The Story

By a remarkable paradox the one person who should not be called upon to perceive the fine qualities of the shapes of letters is the person who reads them.
– William A. Dwiggins

Type Anatomy — The Backbone of our Letters

Whence did the wondrous, mystic art arise, of painting speech, and speaking to the eyes? That we, by tracing magic lines are taught how to embody, and to colour thought?

By origin, letters are reduced adaptions of primitive picture-writing, that by evolution have been reduced to abstract signs with little association to the ideographic or pictorial means from which they derived. It is a symbol, with a definite shape and significant function, providing a means for the visible expression of words. The sole purpose of letters is therefore the practical one; yet each letter has an indistinct decorative quality of its own. This is the representation of the graphic art itself; presented as simple shapes to be modified and given new expressions of beauty.

Björn Johanssons dedication to typography awoke in graphic design university early 2000. As a student he learned to master legibility by conventional and well-established principles, to focus on letters being well shaped and well spaced. The fact that the typographic craft was such a precise art form, with traditions and history made it so accessible for analysis and exploration. That resulted in an ongoing philosophic approach to typography, that often stems from the deconstruction of its functional qualities. Although some early anthropomorphic letter experiments were initiated by Johansson in 2003, the idea for Garamond Corpus, or ’The Body of Garamond’ sparked in 2009 after a thesis about Geoffroy Tory. 

Geoffroy Tory (1480-1533) was an Imprimeur du Roi, painter, engraver and author, who in his book Champ fleury from 1529 on the correct proportions of letters sought to derive the capital letters from the measurements proportioned to the human body. Albeit notably influenced by fellow Renaissance men like Dürer, he is considered to be an avant-garde force within printmaking and typography and made significant orthographic development to the French language. Tory’s geometrically constructed alphabet found in Champ fleury were not remarkable in its own however. A similar method was introduced some twenty years before Tory was born by Felice Feliciano and published in his Alphabetum Romanum. More notably, in his humanist research for the divine perfection of capital letters, was Tory’s comparisons with mythology, the liberal arts and particularly the model of the human body. It explains in depth his philosophy behind the ideal capital letters according to the human body and face, thus giving us a fascinating perspective on their shapes, sounds and meanings.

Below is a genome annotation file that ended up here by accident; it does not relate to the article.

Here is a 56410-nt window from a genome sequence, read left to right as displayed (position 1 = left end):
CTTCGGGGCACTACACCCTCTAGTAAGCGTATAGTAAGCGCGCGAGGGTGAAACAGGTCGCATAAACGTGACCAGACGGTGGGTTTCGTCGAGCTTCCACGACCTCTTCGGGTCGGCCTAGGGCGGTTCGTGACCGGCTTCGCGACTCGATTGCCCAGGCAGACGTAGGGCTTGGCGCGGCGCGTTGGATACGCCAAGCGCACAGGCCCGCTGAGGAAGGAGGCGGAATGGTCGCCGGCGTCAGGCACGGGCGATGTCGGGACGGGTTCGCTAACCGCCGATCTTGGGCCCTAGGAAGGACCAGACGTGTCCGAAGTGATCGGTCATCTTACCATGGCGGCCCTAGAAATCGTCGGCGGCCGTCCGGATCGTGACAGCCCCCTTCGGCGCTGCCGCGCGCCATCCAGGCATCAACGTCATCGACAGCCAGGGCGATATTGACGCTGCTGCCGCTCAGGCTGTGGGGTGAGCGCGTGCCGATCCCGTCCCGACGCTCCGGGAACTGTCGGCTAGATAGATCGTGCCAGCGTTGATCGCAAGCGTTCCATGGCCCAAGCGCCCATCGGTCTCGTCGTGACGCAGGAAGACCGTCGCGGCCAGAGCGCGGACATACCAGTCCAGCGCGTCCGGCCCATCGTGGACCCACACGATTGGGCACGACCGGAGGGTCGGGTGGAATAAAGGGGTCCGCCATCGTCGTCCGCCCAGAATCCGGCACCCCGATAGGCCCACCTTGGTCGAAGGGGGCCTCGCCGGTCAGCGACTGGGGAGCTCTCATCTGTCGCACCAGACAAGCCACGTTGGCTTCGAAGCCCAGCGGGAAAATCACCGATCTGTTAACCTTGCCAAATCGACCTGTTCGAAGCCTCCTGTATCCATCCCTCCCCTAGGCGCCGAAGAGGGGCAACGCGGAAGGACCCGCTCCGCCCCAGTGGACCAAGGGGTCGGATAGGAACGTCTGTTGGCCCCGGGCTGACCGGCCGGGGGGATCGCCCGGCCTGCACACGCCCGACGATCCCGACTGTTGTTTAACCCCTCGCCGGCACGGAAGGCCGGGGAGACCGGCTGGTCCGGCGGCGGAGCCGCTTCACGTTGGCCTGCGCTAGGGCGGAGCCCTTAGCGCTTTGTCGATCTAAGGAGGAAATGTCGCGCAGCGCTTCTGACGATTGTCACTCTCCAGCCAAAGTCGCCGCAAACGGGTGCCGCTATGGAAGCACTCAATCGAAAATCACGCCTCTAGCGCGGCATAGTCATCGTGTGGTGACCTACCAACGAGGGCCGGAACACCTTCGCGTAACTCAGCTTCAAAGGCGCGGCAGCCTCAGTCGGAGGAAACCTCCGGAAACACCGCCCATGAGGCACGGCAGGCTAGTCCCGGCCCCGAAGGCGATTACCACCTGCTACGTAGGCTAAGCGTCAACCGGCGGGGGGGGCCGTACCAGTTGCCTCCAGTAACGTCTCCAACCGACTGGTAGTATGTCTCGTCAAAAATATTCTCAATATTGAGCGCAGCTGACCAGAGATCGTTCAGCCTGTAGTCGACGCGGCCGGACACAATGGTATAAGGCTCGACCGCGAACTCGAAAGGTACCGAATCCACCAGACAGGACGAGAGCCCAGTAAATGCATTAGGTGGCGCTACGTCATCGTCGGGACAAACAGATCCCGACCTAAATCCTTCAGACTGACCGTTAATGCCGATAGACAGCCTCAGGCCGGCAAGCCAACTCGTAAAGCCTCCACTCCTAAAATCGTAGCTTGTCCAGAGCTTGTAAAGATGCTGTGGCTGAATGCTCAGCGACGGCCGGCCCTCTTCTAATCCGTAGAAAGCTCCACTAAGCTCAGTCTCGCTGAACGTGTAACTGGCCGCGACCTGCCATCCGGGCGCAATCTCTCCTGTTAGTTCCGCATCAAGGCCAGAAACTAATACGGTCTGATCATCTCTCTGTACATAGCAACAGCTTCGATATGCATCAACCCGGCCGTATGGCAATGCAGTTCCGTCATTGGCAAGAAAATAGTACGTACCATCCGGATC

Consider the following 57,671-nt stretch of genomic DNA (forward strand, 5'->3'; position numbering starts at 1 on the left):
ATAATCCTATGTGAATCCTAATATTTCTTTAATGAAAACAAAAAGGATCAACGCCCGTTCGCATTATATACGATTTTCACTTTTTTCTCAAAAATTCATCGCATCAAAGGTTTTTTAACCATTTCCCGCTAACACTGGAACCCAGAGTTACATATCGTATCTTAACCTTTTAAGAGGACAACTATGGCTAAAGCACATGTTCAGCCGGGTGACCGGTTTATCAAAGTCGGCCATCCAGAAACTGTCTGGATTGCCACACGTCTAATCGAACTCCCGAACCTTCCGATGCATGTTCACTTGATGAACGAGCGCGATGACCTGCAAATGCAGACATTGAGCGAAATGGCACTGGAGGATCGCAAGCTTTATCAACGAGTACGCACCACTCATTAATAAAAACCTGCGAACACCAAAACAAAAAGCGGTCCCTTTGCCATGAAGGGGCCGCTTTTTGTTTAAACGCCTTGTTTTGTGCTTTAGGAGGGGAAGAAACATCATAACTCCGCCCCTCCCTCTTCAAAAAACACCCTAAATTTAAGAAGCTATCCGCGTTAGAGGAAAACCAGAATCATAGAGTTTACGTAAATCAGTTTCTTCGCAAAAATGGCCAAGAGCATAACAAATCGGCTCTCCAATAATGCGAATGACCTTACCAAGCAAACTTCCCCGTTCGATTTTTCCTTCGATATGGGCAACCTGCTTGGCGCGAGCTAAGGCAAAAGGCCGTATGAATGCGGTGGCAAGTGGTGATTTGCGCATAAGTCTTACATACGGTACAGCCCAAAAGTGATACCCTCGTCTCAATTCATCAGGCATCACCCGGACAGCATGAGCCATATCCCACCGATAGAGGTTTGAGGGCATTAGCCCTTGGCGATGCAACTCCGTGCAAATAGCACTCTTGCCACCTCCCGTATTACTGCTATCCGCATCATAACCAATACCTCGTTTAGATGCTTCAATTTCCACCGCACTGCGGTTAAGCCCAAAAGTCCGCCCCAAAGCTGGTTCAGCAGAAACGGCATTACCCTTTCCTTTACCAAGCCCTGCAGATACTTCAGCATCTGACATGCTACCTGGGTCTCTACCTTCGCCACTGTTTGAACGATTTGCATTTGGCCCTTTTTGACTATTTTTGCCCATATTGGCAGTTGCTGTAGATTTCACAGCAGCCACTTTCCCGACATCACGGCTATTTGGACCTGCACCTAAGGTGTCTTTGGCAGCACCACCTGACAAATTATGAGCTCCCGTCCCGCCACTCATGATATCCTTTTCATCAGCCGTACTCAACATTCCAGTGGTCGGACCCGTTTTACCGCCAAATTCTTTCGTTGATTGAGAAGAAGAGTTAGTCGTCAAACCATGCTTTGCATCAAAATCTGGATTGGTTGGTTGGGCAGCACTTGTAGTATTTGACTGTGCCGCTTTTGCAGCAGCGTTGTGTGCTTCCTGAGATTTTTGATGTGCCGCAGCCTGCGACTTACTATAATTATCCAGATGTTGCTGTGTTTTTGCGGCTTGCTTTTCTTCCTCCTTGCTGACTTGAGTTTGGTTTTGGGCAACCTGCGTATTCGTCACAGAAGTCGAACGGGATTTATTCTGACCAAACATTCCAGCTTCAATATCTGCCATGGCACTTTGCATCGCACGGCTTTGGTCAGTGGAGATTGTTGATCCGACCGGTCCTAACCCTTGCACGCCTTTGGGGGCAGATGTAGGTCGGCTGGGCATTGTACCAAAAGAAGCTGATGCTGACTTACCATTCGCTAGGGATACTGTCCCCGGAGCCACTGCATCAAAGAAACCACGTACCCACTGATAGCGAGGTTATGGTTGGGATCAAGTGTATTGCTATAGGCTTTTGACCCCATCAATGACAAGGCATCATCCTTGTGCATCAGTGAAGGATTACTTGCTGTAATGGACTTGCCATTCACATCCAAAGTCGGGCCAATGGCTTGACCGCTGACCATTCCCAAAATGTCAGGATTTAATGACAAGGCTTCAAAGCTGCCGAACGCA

Furthermore, ’A’ has its legs thickened & furnished with feet, just as a man has his legs and feet for walking and passing on, to tell us covertly that from it, [… ] we must pass on to B, & C, & all the other letters according to their arrangement.
Geoffroy Tory. Translation by George B. Ives, 1927

In Garamond Corpus the capitals are based on, or rather suggested by the capitals introduced by Claude Garamont, Geoffroy Tory’s most renowned apprentice, later succeeding Tory as printer to the king with his magnificent characters known as the Grecs du Roi. Björn Johansson takes on the same attitude of an archetypical Renaissance man by being carelessly free in his associations, analysis and ideas. He pays hommage to Tory’s work by further crossbreeding letters with the human form and combining present-day typography terminology with medical science. The result is manifested as a series of macroscopic anatomical observations; osteology, physiology, and even embryology – the pre-natal development of the individual letter.

This semi-scientific work is not claiming any new paleographic discoveries,
but hopefully they will appeal, not only to the artisans of typography and design,
but to all who finds beauty in the significant shapes of letters.

– Björn Johansson 
Founder and director at Brikk

Björn Johansson Garamond Corpvs

The screen printing process